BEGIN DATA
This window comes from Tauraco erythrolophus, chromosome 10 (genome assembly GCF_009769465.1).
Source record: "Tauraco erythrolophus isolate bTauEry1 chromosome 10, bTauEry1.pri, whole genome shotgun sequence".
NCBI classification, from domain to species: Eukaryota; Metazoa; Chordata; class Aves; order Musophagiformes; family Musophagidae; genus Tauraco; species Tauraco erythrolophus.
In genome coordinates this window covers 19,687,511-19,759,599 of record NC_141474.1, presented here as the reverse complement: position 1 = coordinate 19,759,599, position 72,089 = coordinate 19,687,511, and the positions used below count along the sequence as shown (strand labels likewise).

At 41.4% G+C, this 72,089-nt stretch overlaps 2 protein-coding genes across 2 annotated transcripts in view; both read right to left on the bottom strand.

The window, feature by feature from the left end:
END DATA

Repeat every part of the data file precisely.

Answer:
This window comes from Tauraco erythrolophus, chromosome 10 (genome assembly GCF_009769465.1).
Source record: "Tauraco erythrolophus isolate bTauEry1 chromosome 10, bTauEry1.pri, whole genome shotgun sequence".
NCBI classification, from domain to species: Eukaryota; Metazoa; Chordata; class Aves; order Musophagiformes; family Musophagidae; genus Tauraco; species Tauraco erythrolophus.
In genome coordinates this window covers 19,687,511-19,759,599 of record NC_141474.1, presented here as the reverse complement: position 1 = coordinate 19,759,599, position 72,089 = coordinate 19,687,511, and the positions used below count along the sequence as shown (strand labels likewise).

At 41.4% G+C, this 72,089-nt stretch overlaps 2 protein-coding genes across 2 annotated transcripts in view; both read right to left on the bottom strand.

The window, feature by feature from the left end: